“They are really nice stages [on the Whangarei event]... fast and flowing with lots of camber to help you carry speed,” says Atkinson. “The biggest challenge is making sure you place the car in the correct place on the road. If you are a little offline or in the wrong position for the camber you are most likely going to be off the road. We think the stages will really suit the Proton and hope we are able to fight for victory in the APRC. I think people will really enjoy seeing the Super 2000 cars; they sound great and will be exciting to watch.”
With his NZRC focus, Dean Sumner says he’s got to keep on accumulating points. “I feel I’ve got the car handling better than it was at Rally New Zealand and I generally like Whangarei, although it has bitten me in the past. I generally like faster roads such as Nelson and Whangarei. I guess the main thing for us is to finish both days, not go out for the win but a top-three finish would be a goal. It’s a bit of a different situation for me [leading a championship], although I don’t feel as if I’ve got any pressure on me, which is probably quite surprising given my position.”
Like Sumner, Emma Gilmour is gunning for her first-ever New Zealand championship title. “Our primary objective is to finish both days and do as well as possible. We’ve had a good start to the season, but with the new car there are still a few things we’re sorting out. We’re looking forward to a trouble-free run and showing good speed.”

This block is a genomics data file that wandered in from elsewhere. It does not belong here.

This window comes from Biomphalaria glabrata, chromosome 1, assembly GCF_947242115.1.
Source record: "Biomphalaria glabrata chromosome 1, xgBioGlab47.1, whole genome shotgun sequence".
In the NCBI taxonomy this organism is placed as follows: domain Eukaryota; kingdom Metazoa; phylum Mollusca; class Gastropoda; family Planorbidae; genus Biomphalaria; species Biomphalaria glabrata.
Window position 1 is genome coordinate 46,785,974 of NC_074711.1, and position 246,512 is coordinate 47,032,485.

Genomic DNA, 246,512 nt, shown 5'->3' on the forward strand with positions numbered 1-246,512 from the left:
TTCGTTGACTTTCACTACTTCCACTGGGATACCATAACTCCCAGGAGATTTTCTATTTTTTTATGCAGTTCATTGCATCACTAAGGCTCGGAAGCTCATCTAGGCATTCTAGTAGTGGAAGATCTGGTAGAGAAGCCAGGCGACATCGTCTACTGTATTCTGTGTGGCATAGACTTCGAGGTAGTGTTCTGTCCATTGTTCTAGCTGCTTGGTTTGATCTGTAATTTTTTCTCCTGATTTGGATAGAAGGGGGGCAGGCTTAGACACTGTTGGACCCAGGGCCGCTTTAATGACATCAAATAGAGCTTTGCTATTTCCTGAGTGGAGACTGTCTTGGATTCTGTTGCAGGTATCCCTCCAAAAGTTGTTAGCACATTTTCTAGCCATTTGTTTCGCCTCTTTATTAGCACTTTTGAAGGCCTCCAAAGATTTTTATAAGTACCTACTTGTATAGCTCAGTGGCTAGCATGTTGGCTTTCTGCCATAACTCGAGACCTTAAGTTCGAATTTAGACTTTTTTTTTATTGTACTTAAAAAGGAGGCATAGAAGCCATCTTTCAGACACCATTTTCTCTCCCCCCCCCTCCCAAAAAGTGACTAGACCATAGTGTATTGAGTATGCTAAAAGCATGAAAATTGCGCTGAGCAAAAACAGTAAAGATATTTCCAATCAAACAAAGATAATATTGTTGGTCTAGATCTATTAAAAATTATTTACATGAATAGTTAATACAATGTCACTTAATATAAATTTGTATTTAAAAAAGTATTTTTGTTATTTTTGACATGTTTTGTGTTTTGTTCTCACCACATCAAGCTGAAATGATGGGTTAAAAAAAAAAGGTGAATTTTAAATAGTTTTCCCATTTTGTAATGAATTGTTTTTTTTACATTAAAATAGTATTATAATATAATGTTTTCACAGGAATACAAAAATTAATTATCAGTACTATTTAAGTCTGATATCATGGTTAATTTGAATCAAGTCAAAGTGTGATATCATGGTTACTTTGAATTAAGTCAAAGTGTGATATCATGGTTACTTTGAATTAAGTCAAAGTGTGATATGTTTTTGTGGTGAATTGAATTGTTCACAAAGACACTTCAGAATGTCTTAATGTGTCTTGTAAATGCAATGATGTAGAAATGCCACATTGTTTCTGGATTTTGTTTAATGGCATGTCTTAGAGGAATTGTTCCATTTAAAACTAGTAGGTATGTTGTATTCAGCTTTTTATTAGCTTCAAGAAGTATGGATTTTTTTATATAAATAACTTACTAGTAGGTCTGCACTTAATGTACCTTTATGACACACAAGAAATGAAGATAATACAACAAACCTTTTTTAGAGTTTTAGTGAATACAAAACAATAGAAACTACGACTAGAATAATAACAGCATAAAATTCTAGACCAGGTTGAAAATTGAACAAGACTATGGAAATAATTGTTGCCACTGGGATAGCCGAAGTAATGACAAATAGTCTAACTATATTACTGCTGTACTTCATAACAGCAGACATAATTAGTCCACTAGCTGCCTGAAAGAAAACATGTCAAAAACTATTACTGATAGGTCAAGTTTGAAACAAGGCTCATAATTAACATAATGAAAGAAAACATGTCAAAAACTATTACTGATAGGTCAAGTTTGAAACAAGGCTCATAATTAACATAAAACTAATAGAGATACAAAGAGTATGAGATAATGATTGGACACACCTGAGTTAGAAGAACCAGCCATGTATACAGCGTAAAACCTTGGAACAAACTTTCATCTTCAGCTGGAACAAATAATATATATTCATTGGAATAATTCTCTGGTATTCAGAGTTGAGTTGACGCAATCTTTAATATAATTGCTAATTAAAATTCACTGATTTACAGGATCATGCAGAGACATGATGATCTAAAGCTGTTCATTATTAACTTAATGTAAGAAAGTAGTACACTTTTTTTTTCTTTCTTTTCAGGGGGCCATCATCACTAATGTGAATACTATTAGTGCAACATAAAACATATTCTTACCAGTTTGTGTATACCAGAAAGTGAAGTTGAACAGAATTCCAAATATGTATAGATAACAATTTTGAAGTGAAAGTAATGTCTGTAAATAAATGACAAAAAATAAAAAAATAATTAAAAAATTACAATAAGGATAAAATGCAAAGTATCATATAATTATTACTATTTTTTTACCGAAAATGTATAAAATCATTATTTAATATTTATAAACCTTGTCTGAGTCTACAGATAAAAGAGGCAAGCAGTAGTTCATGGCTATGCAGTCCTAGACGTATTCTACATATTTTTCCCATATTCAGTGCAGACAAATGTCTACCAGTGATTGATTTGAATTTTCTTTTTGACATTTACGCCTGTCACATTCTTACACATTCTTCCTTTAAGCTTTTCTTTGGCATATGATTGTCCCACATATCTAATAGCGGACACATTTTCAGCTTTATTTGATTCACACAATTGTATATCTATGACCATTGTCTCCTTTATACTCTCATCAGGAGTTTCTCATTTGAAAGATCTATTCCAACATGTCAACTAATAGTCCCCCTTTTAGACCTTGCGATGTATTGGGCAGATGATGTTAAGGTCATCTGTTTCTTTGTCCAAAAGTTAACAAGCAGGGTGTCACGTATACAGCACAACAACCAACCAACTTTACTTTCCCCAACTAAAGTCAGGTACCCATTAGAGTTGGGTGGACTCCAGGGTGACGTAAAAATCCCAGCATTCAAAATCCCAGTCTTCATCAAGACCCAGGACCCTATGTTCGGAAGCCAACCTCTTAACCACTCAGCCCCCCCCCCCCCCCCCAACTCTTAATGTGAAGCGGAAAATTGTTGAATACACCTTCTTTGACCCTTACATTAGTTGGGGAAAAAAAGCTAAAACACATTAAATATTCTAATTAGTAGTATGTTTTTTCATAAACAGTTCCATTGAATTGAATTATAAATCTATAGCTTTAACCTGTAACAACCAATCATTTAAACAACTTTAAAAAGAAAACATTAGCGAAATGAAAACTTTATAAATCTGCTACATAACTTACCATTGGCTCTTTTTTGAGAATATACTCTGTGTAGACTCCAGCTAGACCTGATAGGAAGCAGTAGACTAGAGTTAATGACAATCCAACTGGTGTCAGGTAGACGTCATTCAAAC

A former outright winner in Whangarei, Chris West is looking forward to driving the “fantastic roads. For me personally it’s probably one of my better rallies.”
The former New Zealand champion says: “At this point in the championship we’re out to maintain or maximise as many points we can for the title. We’re going to stay in contention – that’s our main goal.
“We’re running a little further back in the field, which I don’t think is going to be as big an advantage as it has been in the past. You won’t be sacrificing anything on Saturday to get a better road position for Sunday. This weekend I want to go out there and get the potential from the car while enjoying it. It’s all there; the car and everything is working well. It’s just been circumstances that have robbed us a wee bit.”
The Whangarei event is the last home event of the season for Paddon, whose next offshore event is Rally Finland at the end of July.
“We’ll be taking the opportunity in Whangarei to practice the changes to our pace notes,” says Paddon. “The great thing about being on an event we know well, we have the chance to make that kind of fine-tuning to our systems.
Even though local championships are not key focus points, Paddon is registered to earn points in both the NZRC and APRC, after being awarded one of the APRC wildcard entries. “Last year we won the Pacific Cup, which is part of the Asia Pacific series, but we didn’t get to earn APRC points. While earning APRC points isn’t our top priority, if we can do well in both the event and the APRC field, that would be awesome. The APRC is a prestigious FIA series and to win a round is a very significant achievement.”
For more details see www.rallywhangarei.co.nz